Parkway Minerals NL (ASX:PWN) has received the results of its initial auger sampling program on its flagship 100% owned Lake Barlee Potash Brine Project.
Significant values of both potassium and magnesium were recorded from the near surface brine and surface samples.
Parkway has engaged a hydrologist to assist with targeting the next phase of work to identify the paleo-valleys, which will aims to lead to proof-of-concept drilling.
Patrick McManus, managing director, commented: “The samples were taken from near the lake surface, after two significant rain events.
“The fact that they still registered high values of potassium and magnesium is encouraging.”
The sampling results suggest that potassium and magnesium in solution is present in high concentrations in the near surface brine.
Samples were collected from two areas around the central peninsula, Area 1 and Area 2.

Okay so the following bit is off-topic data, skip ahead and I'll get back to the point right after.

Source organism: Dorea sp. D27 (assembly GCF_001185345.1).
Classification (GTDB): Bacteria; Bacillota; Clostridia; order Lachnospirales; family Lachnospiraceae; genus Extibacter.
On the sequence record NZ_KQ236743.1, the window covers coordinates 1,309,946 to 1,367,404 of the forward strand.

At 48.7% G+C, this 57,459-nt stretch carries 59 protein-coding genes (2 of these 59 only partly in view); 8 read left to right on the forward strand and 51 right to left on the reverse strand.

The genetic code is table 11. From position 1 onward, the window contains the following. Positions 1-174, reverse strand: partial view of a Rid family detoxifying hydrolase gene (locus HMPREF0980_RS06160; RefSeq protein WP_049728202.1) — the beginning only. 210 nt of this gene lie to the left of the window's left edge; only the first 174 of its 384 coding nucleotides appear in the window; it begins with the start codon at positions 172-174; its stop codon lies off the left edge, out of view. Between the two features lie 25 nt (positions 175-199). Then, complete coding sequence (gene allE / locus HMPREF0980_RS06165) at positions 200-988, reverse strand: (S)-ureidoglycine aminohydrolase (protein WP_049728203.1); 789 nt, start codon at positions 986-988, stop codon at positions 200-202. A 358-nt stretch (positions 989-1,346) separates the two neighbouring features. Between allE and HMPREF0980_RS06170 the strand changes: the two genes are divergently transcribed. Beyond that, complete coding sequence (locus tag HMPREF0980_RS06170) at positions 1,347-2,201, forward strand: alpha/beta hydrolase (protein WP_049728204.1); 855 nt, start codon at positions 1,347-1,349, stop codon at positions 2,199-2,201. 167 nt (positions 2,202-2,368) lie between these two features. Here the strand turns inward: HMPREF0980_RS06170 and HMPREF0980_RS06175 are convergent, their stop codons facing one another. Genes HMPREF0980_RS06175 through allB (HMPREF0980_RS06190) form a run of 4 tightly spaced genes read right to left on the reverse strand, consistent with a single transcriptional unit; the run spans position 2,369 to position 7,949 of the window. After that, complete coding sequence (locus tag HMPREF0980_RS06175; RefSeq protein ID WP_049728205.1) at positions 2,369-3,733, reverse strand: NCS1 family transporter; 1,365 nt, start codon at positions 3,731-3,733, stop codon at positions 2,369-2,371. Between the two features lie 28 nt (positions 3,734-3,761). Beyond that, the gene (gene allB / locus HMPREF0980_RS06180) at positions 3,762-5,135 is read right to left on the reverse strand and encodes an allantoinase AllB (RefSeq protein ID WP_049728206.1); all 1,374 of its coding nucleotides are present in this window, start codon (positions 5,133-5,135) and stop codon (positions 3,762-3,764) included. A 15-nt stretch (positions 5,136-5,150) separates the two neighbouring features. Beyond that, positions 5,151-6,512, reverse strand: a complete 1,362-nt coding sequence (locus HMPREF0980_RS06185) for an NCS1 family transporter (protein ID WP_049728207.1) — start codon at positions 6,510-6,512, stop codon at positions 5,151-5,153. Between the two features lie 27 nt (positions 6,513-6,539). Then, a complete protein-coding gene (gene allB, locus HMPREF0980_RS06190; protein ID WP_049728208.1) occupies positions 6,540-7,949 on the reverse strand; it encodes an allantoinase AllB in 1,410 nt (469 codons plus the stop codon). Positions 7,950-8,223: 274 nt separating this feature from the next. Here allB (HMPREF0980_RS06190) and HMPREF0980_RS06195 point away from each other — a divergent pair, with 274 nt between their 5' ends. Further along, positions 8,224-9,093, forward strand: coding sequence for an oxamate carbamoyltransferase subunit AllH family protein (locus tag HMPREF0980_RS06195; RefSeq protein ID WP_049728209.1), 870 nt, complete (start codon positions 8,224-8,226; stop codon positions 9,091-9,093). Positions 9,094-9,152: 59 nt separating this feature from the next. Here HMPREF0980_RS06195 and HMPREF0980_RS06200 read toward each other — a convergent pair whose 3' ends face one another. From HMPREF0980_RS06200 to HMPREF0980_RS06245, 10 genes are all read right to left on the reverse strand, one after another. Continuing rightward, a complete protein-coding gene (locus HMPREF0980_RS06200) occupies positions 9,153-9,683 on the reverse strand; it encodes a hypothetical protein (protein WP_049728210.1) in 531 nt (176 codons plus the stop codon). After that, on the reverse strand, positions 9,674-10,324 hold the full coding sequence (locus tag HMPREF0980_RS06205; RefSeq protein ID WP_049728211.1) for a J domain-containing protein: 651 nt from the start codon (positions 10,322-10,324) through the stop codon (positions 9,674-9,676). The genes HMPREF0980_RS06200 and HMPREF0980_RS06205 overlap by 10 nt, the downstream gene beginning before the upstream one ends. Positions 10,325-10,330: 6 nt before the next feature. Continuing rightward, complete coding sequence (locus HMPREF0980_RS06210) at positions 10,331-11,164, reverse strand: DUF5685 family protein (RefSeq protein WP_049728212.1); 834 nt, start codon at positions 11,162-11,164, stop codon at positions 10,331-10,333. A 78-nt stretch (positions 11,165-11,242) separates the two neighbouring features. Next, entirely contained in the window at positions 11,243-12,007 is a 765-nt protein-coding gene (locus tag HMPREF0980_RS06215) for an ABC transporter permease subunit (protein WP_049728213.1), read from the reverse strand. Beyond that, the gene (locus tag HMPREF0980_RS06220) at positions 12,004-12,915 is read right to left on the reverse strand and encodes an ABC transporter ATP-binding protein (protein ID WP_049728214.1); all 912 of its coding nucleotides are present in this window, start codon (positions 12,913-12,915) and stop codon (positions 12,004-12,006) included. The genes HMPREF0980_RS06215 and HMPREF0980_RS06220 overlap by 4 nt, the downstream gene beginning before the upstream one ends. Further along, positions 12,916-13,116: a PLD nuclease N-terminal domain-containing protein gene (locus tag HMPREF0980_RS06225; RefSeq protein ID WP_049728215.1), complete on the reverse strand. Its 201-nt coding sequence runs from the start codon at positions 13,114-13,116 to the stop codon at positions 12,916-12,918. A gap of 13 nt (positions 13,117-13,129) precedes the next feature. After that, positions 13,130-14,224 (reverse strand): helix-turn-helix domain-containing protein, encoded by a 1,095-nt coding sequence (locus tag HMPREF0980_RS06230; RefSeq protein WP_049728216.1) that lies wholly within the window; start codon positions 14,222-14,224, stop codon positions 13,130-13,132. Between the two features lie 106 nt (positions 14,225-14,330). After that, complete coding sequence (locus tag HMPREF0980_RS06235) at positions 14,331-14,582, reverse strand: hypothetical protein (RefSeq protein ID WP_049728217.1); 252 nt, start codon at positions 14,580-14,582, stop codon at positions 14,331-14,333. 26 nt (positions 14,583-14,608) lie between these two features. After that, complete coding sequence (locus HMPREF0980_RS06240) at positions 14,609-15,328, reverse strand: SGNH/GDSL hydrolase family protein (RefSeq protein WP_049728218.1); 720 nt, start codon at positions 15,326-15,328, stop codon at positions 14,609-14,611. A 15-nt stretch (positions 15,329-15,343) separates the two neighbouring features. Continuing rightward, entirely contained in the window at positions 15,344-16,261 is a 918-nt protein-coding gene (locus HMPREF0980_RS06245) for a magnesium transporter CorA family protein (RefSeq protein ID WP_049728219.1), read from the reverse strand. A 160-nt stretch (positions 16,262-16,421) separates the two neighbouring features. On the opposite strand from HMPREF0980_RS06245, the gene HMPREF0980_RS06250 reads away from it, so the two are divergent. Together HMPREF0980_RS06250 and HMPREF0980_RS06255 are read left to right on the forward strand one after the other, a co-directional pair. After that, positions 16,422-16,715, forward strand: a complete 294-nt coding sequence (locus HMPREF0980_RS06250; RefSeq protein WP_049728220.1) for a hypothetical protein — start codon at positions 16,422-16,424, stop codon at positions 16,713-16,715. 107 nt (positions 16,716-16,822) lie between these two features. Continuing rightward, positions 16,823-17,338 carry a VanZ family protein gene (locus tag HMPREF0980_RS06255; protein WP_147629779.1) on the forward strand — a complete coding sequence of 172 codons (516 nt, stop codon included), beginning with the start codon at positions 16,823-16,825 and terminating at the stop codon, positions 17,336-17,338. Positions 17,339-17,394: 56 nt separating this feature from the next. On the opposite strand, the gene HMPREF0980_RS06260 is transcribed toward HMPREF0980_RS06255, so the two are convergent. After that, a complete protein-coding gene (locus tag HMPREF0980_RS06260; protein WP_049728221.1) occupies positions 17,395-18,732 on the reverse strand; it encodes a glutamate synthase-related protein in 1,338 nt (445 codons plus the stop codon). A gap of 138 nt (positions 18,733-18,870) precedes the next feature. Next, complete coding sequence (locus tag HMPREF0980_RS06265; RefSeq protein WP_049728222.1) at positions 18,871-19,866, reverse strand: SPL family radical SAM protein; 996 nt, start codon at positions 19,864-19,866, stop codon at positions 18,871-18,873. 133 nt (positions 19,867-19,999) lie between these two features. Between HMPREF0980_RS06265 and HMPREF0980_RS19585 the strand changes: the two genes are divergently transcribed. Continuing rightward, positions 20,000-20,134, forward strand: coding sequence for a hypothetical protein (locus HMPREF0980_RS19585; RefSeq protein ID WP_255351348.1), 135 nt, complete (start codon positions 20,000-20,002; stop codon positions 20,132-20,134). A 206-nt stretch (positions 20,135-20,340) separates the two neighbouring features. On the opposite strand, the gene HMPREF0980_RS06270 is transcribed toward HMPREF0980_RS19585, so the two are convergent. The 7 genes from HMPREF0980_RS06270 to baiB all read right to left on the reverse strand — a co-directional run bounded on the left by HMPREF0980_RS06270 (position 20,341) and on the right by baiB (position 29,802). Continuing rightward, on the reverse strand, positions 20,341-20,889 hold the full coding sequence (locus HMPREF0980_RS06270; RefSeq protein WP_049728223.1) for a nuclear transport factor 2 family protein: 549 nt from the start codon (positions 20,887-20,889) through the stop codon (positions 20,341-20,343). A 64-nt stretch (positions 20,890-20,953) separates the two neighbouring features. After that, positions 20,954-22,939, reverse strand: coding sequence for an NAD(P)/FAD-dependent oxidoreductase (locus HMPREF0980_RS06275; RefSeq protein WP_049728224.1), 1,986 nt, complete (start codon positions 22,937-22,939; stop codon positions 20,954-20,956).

Brine concentrations from Area 1 ranged between 1340 milligram per litre to 2430 milligrams per litre and averaged 2140 milligrams per litre.
Due to heavy rains, only a single brine sample was recovered from the auger holes at Area 2, which measured 1,530 milligrams per litre.
Lake Barlee project
The Lake Barlee project is a salt lake in mid-west region of Western Australian, north of Southern Cross.
Parkway recently secured an additional exploration license application taking its landholding for the project to 1956 square kilometres giving it the dominant landholding on the lake.
Parkway’s principal exploration target will be paleochannels within the lake that may contain concentrations of potassium, or lithium mineralisation.
Should the company’s exploration be successful, the Lake Barlee Project holds significant infrastructure advantages that could significantly reduce costs to any future operation.
These preliminary results are encouraging and the engagement of a hydrologist will assist with targeting the deeper channel sand systems.
This work is expected to include airborne and ground geophysical surveys leading to identification of sites for drilling.
Drilling will determine thickness of channel sands and concentration of potassium and other elements in the brines.